Select the Be File System for initialization

A prompt will come up that asks you if the initialization should be started. If you are still sure you have the right partition selected, click on the Continue button; otherwise, quit the initialization by clicking on Cancel. As the alert says, you can still abort initialization before writing any changes to disk.

Continue from the alert

The next step is used to enter a name for the new partition that you are about to initialize. Enter the name you would like your new partition to have, or simply leave the suggested "Haiku". Here you can also select a blocksize if you want; the default blocksize of 2048 should be fine for most uses, so you can leave this as is. Afterwards, click on Initialize to continue.

Fill in the file system name

This is the last step before the initialization is executed! All data on the selected partition will be irrecoverably lost!

If everything still looks fine, click on Write Changes; otherwise, quit using the Cancel button.

Warning before writing back changes

The partition has been initialized with the Be File System. Click on Ok to close this notification.

The partition has been initialized to the Be File System

You can now see the file system type and name has been updated in the list. Also, the graphical representation should now bear the correct name. The partition setup is now complete. Exit DriveSetup by clicking on the left upper corner of the tab or use ALT W.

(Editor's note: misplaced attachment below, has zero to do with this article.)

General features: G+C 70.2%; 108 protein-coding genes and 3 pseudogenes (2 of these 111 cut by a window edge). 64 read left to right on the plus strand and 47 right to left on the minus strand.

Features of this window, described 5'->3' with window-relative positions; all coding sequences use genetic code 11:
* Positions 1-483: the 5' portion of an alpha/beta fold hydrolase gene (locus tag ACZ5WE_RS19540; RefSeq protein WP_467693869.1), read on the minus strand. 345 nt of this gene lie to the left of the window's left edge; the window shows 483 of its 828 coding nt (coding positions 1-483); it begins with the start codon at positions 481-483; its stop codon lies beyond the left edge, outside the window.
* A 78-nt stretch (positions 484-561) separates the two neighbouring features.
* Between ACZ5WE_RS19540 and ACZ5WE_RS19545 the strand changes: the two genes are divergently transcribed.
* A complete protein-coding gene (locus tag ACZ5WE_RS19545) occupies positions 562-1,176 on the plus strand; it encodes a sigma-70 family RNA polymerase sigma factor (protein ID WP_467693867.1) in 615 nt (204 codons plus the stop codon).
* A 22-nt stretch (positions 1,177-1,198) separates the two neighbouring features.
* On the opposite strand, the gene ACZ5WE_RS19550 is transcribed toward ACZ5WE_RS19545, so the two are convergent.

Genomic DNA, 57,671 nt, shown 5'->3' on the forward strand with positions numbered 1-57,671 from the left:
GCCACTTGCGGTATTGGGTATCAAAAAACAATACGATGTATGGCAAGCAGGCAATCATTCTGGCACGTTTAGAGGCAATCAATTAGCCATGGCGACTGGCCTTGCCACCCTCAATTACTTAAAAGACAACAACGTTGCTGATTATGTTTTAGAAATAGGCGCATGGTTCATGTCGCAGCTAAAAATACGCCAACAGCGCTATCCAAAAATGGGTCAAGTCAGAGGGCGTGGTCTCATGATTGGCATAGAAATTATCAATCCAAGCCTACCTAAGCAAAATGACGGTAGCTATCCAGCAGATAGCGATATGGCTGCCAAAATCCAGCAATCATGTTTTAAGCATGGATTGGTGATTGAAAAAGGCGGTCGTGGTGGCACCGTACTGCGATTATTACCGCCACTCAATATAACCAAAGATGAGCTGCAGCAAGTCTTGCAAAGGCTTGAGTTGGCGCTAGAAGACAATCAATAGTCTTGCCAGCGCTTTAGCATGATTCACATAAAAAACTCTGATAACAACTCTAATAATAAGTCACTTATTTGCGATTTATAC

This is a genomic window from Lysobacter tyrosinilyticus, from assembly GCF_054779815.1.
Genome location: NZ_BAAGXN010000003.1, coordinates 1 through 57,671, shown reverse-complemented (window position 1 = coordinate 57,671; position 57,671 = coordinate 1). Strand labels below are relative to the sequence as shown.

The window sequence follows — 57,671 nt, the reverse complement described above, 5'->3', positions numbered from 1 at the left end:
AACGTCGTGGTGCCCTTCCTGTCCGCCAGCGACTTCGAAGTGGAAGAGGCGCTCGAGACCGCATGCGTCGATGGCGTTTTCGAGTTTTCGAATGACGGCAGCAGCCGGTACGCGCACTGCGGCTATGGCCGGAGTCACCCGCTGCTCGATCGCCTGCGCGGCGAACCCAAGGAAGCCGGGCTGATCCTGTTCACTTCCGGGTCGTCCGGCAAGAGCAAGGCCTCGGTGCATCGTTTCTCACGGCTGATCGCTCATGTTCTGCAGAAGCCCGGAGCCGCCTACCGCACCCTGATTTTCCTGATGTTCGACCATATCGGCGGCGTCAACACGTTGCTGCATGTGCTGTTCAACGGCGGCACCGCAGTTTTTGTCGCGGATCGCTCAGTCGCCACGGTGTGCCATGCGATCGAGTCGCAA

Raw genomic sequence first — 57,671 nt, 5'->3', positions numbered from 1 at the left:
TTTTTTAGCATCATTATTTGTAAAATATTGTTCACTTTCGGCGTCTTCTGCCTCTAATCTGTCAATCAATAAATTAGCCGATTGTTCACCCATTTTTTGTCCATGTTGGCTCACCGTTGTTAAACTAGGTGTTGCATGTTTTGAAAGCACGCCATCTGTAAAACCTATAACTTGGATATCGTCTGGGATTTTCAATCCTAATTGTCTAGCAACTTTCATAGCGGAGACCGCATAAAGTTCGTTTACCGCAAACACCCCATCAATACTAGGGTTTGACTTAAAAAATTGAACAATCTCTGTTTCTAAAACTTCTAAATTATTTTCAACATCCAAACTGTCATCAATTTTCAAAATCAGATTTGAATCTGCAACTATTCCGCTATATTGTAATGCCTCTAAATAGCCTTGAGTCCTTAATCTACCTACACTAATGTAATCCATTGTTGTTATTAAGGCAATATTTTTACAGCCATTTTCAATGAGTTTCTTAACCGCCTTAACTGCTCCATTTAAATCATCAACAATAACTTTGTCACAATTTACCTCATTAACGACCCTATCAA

Quit DriveSetup

The Installer will become visible again and should now show an updated list of target partitions under Onto like in the following screen. You can now choose your freshly initialized partition (or a pre-existing one if you already had one) as the installation target.

Select target volume

The volume with the name Haiku has been chosen as the target for installation and we are now ready to begin. Click on Begin to start the installation.

Begin the installation

The installation process collects some information before starting to copy data. This can take a few seconds to process.

The copy process starts

Soon after that, files start to be copied and a progress bar with a file count is displayed as seen in the screenshot below.

The Installer copies files

While the copying is taking place, it is always possible to quit the process by clicking on the Stop button.

Installation is complete

When the copying process is finished, you can quit the installer by clicking on Quit. The install CD will be ejected, and the system will restart after a few seconds. Do not forget to remove the Haiku CD from your drive.

Note that the Installer will take no steps to integrate Haiku into an existing boot manager menu. The Haiku partition itself will be made bootable, though. From the Tools menu you can launch the Boot Manager that puts a menu in the boot sector to choose what operating system to boot.
Boot Manager isn't yet tested very well and still has a few restrictions that it will complain about if they aren't met: the menu can only be installed on your first harddisk and there has to be a 2KiB space after the Master Boot Record (MBR).
You don't need to run Boot Manager if you already use a bootmanager like Grub, in which case you have to add Haiku manually, or Haiku runs exclusively on your machine. The Boot Manager panel will guide you through installing or uninstalling the boot menu.

Please see below for how you can add Haiku to an existing GRUB installation or how to use the CD to boot into a Haiku installation without adding it to the boot manager.

Adding Haiku to GRUB

If you have GRUB already installed, you can add Haiku to its boot menu. Depending on what version of GRUB you use, this is done differently.